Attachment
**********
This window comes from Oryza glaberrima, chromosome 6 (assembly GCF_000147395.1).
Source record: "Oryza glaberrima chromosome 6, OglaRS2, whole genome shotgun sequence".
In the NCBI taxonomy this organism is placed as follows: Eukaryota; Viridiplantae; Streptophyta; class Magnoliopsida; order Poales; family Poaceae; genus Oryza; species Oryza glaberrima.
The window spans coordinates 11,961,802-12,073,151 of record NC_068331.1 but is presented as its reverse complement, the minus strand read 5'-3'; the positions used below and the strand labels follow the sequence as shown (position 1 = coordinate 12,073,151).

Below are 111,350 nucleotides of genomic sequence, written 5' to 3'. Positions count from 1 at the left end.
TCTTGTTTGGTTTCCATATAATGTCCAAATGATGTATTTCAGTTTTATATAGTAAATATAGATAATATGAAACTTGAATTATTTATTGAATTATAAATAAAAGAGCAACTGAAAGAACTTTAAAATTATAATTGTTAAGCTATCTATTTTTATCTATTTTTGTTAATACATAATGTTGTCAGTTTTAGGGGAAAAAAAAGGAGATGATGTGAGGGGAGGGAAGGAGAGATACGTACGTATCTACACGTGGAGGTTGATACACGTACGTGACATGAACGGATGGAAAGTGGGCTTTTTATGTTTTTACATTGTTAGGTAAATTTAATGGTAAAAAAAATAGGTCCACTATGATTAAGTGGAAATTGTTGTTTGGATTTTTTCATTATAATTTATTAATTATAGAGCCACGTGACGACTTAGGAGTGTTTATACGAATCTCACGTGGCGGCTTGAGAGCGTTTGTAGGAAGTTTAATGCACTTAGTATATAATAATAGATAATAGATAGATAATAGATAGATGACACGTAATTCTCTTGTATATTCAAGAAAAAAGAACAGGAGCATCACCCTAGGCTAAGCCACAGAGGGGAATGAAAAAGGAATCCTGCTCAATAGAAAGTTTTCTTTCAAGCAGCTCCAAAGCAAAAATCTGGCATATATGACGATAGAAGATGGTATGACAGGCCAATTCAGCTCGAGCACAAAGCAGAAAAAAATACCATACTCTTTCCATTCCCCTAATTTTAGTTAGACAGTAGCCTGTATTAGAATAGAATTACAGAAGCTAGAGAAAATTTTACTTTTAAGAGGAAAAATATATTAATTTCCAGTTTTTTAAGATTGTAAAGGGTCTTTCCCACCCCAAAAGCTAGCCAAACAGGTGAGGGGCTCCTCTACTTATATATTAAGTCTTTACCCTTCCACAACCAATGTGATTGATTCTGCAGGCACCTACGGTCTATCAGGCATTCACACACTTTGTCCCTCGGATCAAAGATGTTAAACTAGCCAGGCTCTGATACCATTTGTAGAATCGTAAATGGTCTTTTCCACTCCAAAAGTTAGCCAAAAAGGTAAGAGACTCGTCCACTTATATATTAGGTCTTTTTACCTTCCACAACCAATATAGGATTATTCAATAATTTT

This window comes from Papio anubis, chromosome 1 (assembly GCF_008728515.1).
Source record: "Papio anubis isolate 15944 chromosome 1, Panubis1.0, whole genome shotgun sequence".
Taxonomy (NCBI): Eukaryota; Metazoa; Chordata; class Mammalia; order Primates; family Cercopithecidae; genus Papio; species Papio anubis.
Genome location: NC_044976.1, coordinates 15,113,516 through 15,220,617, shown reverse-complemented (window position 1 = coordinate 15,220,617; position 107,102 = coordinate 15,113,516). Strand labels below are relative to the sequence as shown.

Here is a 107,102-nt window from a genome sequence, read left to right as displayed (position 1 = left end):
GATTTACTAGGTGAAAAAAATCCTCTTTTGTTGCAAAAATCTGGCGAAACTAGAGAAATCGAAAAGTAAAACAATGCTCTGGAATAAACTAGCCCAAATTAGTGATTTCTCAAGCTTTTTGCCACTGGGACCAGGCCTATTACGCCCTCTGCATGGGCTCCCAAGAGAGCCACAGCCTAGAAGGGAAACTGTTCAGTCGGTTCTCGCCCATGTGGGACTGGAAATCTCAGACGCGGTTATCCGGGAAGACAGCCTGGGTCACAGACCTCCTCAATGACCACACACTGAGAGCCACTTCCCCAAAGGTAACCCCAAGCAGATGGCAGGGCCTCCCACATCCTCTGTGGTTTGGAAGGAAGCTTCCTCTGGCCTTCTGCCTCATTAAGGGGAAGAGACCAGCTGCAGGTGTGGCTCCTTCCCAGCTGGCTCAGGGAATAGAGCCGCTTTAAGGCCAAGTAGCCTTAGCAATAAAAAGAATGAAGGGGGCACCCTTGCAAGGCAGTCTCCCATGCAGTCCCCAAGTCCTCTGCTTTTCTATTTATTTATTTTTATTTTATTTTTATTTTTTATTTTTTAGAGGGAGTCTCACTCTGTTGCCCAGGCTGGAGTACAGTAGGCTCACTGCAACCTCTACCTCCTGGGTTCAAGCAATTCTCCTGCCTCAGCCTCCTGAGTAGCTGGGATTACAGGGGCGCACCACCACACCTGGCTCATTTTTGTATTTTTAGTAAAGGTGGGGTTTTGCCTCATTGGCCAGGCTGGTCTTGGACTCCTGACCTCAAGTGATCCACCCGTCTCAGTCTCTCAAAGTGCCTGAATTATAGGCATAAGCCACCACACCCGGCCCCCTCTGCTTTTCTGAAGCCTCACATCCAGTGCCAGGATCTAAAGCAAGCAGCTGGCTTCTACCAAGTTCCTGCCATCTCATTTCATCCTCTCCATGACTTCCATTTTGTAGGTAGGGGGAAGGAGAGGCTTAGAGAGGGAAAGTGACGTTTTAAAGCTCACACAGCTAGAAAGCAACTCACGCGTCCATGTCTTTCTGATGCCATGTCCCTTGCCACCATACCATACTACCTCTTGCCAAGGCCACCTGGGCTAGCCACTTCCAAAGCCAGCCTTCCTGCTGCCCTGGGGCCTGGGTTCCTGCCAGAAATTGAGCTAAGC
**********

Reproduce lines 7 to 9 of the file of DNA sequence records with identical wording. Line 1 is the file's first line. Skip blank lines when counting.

This window comes from Papio anubis, chromosome 1 (assembly GCF_008728515.1).
Source record: "Papio anubis isolate 15944 chromosome 1, Panubis1.0, whole genome shotgun sequence".
Taxonomy (NCBI): Eukaryota; Metazoa; Chordata; class Mammalia; order Primates; family Cercopithecidae; genus Papio; species Papio anubis.